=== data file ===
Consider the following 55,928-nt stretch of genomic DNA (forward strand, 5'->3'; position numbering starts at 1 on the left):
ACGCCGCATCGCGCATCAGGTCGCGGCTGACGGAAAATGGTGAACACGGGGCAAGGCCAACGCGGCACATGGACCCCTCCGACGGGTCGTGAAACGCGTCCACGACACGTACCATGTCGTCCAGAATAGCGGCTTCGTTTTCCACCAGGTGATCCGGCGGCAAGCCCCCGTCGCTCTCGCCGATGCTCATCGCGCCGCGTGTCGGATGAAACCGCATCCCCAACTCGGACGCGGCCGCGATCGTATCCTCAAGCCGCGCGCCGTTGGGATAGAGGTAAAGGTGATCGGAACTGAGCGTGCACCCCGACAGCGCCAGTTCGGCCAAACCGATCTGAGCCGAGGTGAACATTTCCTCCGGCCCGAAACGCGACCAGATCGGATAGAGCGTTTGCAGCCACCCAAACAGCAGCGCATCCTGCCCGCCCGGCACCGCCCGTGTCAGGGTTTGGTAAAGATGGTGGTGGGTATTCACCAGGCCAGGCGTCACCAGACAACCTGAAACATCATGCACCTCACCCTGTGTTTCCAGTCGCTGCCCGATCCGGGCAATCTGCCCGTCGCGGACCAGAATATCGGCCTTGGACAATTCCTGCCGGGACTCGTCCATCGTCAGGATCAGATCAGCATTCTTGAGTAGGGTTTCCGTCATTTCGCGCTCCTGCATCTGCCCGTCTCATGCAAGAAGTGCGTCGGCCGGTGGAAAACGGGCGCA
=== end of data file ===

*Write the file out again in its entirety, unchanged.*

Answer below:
Consider the following 55,928-nt stretch of genomic DNA (forward strand, 5'->3'; position numbering starts at 1 on the left):
ACGCCGCATCGCGCATCAGGTCGCGGCTGACGGAAAATGGTGAACACGGGGCAAGGCCAACGCGGCACATGGACCCCTCCGACGGGTCGTGAAACGCGTCCACGACACGTACCATGTCGTCCAGAATAGCGGCTTCGTTTTCCACCAGGTGATCCGGCGGCAAGCCCCCGTCGCTCTCGCCGATGCTCATCGCGCCGCGTGTCGGATGAAACCGCATCCCCAACTCGGACGCGGCCGCGATCGTATCCTCAAGCCGCGCGCCGTTGGGATAGAGGTAAAGGTGATCGGAACTGAGCGTGCACCCCGACAGCGCCAGTTCGGCCAAACCGATCTGAGCCGAGGTGAACATTTCCTCCGGCCCGAAACGCGACCAGATCGGATAGAGCGTTTGCAGCCACCCAAACAGCAGCGCATCCTGCCCGCCCGGCACCGCCCGTGTCAGGGTTTGGTAAAGATGGTGGTGGGTATTCACCAGGCCAGGCGTCACCAGACAACCTGAAACATCATGCACCTCACCCTGTGTTTCCAGTCGCTGCCCGATCCGGGCAATCTGCCCGTCGCGGACCAGAATATCGGCCTTGGACAATTCCTGCCGGGACTCGTCCATCGTCAGGATCAGATCAGCATTCTTGAGTAGGGTTTCCGTCATTTCGCGCTCCTGCATCTGCCCGTCTCATGCAAGAAGTGCGTCGGCCGGTGGAAAACGGGCGCA